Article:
We Spoke To Broadside Games About Bears In Space And Making Games As A Small Aussie Studio

It's no picnic, surely.

Bears in Space, the incredibly-impressive debut effort from the three-person team at Brisbane’s Broadside Games, is finally beginning its launch rollout over day or two after being worked on in various capacities for seven long years.

No doubt in a combination of excitement, relief, anxiety and exhaustion, John Eyre, Garth Edwards and Daniel Goodwin are about to kick back and enjoy the fruits of their hard work as players around the world get to experience the kind of absurdity, fun and absurd fun of a game titled “Bears in Space.”

With that in mind, we had the chance at a quick chat with team Broadside, to ask them about the game’s inception, creation and release along with what it’s been like working as a super-tight studio in the Aussie development scene. Check it out:

Firstly, how long has this project been in development? How did it all kick off?

Broadside Games: We’ve been in production for around 7 years now, it started off as us messing around in Unreal Engine and learning how to make a game on the weekends and before work etc.

The start is sort of lost to time being so long ago, I can’t really pinpoint where we decided to make a game, we had prototyped other smaller game ideas and other concepts before buckling down with an FPS.

How would you describe Bears in Space to someone with zero knowledge of the game?

BG: Bears In Space is a cartoony and absurd FPS Bullethell adventure. You play as Maxwell Atoms after he’s had his DNA merged with that of the She-Bear Beartana due to an accident aboard your spaceship. Now stranded deep inside unknown space, you must blast your way through hordes of enemies and find your way back to Earth.

And why bears? Why space?

BG: Pigs had already been done.

bears in space

How different is the game now from its earliest ideas or iterations, if at all?

BG: It’s come a long way from the very early days when we were still trying to figure out how to make a game. The core pillars have remained the same, a fun first, absurd and cartoony FPS, but everything has been reworked and polished many times over.

Was a single-player experience always the goal?

BG: Yep. We always wanted to give the player a full single player adventure like the old PS2/Xbox era of games.

What would you say are some of the unique advantages to producing a game with such a small team?

BG: So we are just a core team of three. Roughly 99% of what you see in the game was done by just the three of us.

The strengths would really be in the trust and vision alignment we all have. We’ve been mates for over 10ish years, so we get each other’s humour and style. We are able to make decisions independently on our own and have it conform to the overall vision. We are also brutally honest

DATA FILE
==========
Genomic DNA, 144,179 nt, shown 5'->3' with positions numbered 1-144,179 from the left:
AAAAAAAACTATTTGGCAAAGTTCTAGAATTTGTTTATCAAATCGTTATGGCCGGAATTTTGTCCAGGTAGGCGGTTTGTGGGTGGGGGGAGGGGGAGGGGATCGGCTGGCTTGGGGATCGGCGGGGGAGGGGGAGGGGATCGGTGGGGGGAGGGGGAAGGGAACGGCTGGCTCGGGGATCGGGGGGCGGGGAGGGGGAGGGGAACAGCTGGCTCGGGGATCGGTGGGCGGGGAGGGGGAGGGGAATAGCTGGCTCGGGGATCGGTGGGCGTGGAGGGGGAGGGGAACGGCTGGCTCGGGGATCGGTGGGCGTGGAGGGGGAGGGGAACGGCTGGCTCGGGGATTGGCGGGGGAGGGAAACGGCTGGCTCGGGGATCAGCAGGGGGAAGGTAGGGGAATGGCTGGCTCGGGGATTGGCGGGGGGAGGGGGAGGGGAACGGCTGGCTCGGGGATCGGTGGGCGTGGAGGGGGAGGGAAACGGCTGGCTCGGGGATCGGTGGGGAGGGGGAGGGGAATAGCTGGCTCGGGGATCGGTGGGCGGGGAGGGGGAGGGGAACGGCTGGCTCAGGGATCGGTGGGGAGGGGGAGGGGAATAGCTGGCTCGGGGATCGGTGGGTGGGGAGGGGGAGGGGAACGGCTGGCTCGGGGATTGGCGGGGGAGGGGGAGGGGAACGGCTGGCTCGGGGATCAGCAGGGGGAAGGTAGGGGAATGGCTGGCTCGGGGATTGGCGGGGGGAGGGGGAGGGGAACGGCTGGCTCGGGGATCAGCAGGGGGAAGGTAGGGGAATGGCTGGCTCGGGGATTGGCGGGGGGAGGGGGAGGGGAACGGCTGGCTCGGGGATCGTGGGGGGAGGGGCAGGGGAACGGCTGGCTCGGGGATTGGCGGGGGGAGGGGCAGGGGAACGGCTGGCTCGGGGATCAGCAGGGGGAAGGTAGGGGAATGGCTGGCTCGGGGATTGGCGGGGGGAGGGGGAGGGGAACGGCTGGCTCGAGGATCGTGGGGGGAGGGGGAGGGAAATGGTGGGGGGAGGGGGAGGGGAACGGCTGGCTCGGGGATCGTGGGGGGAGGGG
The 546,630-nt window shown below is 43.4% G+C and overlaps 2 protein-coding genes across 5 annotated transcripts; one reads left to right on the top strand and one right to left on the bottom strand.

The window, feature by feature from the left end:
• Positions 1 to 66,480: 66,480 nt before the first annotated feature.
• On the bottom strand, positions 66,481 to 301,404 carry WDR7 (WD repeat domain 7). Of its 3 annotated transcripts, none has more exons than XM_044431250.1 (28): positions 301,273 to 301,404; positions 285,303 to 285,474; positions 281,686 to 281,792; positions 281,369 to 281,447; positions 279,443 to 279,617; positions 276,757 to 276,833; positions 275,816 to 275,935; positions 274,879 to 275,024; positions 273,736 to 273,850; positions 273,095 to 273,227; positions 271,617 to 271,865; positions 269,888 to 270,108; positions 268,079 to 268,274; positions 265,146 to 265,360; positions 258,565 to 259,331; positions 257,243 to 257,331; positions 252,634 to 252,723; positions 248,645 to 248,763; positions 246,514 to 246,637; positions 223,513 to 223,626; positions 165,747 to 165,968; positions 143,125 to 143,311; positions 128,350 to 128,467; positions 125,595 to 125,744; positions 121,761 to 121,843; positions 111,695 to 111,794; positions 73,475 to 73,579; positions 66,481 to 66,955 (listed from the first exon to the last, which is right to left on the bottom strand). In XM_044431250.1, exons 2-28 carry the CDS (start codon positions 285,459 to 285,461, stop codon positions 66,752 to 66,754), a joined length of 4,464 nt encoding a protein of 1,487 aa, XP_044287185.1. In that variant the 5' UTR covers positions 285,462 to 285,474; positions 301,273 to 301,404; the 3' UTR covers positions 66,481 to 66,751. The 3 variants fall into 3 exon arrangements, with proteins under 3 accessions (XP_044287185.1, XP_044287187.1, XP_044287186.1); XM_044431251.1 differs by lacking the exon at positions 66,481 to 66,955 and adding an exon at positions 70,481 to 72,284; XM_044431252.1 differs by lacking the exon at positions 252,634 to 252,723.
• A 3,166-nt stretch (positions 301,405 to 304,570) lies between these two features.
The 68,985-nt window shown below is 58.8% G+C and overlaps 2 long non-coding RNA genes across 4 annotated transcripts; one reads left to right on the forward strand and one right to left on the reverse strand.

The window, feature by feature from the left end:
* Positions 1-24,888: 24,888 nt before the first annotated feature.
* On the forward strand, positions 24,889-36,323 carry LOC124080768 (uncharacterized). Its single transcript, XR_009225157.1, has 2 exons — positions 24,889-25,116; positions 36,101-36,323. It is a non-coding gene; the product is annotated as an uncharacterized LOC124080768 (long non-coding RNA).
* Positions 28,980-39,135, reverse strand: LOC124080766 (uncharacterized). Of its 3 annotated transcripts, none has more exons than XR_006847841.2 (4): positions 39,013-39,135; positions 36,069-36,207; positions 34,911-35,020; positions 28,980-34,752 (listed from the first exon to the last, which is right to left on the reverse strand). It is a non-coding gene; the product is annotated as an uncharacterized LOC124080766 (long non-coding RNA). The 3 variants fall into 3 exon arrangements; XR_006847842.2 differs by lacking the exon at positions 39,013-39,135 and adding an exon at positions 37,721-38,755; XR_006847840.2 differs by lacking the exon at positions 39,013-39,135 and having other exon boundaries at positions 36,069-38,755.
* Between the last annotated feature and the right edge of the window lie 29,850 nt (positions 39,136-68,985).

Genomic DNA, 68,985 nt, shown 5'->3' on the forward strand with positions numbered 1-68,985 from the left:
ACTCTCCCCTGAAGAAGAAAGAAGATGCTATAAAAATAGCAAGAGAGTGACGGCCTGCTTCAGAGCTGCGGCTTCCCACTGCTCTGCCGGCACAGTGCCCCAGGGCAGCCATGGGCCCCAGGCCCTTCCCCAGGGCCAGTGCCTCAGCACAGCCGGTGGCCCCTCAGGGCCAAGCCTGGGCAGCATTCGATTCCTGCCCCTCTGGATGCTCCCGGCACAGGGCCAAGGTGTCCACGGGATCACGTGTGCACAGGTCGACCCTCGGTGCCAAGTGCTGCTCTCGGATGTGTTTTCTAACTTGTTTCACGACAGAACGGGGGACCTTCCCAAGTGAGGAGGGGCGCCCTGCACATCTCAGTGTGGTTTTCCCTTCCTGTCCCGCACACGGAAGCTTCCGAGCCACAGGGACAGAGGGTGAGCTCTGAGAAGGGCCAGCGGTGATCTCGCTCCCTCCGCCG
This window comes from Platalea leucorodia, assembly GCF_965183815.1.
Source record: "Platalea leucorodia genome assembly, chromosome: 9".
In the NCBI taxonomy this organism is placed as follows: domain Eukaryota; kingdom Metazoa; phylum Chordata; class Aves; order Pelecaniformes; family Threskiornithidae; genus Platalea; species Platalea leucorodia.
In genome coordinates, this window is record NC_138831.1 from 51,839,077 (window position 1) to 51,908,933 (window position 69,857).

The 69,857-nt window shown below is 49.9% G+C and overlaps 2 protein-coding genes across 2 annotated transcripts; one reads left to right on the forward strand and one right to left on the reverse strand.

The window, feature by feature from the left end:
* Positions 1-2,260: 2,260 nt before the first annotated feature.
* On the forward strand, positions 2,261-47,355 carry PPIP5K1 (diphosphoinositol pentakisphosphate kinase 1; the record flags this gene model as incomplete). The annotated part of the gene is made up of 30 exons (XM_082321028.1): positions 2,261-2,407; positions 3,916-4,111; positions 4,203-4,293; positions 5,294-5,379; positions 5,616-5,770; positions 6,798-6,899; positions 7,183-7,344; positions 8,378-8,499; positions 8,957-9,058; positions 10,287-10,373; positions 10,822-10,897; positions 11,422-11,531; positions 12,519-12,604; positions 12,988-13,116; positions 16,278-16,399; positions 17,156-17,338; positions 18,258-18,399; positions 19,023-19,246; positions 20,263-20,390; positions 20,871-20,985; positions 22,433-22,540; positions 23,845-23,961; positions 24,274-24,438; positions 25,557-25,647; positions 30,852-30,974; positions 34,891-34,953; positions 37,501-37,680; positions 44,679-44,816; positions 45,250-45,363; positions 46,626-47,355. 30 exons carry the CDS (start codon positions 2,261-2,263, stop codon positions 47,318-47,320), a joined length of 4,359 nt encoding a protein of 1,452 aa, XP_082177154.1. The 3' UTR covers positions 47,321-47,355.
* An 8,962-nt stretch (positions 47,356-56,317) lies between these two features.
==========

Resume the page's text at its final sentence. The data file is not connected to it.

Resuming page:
with each other, so if something isn’t as fun as we had hoped it would be, we are quick to bring it up and work through it.

We also all have a strong work ethic and each of us having had awful day jobs in the past, we can appreciate how much fun it is to make games and are all working as hard as possible to deliver the best product we can.

bears in space

And likewise what are the challenges? What advice would you give other small teams aiming for a game of this scope? Or even to your past selves?

BG: The biggest challenge is time. There is only so much you can do, that’s when you need to reach out and bring on help for things you can’t do. Realising and admitting your weaknesses can be tough but it’s needed.

Scope was a tricky one for us since it was such a long project. Building the game on the weekends before funding, the scale was much smaller.

My advice would be to work backwards when planning out the game you want to make. Give yourself a set amount of time and then break that down into milestones with a Gantt chart (it’s boring but trust me, you need to do this.) Figure out how long things will take to make and see what is achievable in the set time. Giving yourself a 20 to 30% buffer for things to go wrong.

With that all in place you should have an idea on the scope of your project and what you can achieve.

Another point of advice is to find the fun first before anything else. Keep the art simple and greyboxed for as long as you can. Don’t get bogged down and distracted by art. If you can make the game fun with just the simplest shapes then the art and sound etc is only going to multiply the enjoyment moving forward.

Finally find a good and honest group of people that will give you real and brutal feedback. Don’t set for “It was great” style of feedback.

What has the support from a publisher meant for the game and its development?

BG: It gave us money and time. It allowed us all to work full time on the game and to bring on outside help where we needed it. The publisher has also taken time-consuming jobs off our hands like QA, Localisation, Marketing etc. Things that are out of our wheelhouse.

How is working as a small developer in Australia? Would you say the level of support offered to creators here is encouraging?